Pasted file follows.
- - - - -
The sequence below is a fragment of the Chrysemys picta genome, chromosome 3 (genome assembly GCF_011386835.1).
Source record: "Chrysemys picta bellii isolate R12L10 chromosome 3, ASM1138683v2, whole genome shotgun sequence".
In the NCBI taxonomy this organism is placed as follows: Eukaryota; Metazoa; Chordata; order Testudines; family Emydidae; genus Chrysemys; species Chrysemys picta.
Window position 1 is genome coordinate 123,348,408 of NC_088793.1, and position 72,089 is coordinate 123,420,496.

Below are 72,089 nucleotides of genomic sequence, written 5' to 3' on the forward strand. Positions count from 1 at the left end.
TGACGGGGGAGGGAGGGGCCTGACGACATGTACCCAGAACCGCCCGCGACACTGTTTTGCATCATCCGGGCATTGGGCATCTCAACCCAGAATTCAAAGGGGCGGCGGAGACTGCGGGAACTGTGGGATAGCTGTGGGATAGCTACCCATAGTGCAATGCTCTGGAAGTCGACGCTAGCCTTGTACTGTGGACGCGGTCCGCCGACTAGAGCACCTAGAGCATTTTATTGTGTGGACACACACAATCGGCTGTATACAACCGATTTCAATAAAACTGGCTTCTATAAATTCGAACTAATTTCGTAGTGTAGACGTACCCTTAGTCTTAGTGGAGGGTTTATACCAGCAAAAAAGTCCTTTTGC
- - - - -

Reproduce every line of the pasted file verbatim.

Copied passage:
The sequence below is a fragment of the Chrysemys picta genome, chromosome 3 (genome assembly GCF_011386835.1).
Source record: "Chrysemys picta bellii isolate R12L10 chromosome 3, ASM1138683v2, whole genome shotgun sequence".
In the NCBI taxonomy this organism is placed as follows: Eukaryota; Metazoa; Chordata; order Testudines; family Emydidae; genus Chrysemys; species Chrysemys picta.
Window position 1 is genome coordinate 123,348,408 of NC_088793.1, and position 72,089 is coordinate 123,420,496.

Below are 72,089 nucleotides of genomic sequence, written 5' to 3' on the forward strand. Positions count from 1 at the left end.
TGACGGGGGAGGGAGGGGCCTGACGACATGTACCCAGAACCGCCCGCGACACTGTTTTGCATCATCCGGGCATTGGGCATCTCAACCCAGAATTCAAAGGGGCGGCGGAGACTGCGGGAACTGTGGGATAGCTGTGGGATAGCTACCCATAGTGCAATGCTCTGGAAGTCGACGCTAGCCTTGTACTGTGGACGCGGTCCGCCGACTAGAGCACCTAGAGCATTTTATTGTGTGGACACACACAATCGGCTGTATACAACCGATTTCAATAAAACTGGCTTCTATAAATTCGAACTAATTTCGTAGTGTAGACGTACCCTTAGTCTTAGTGGAGGGTTTATACCAGCAAAAAAGTCCTTTTGC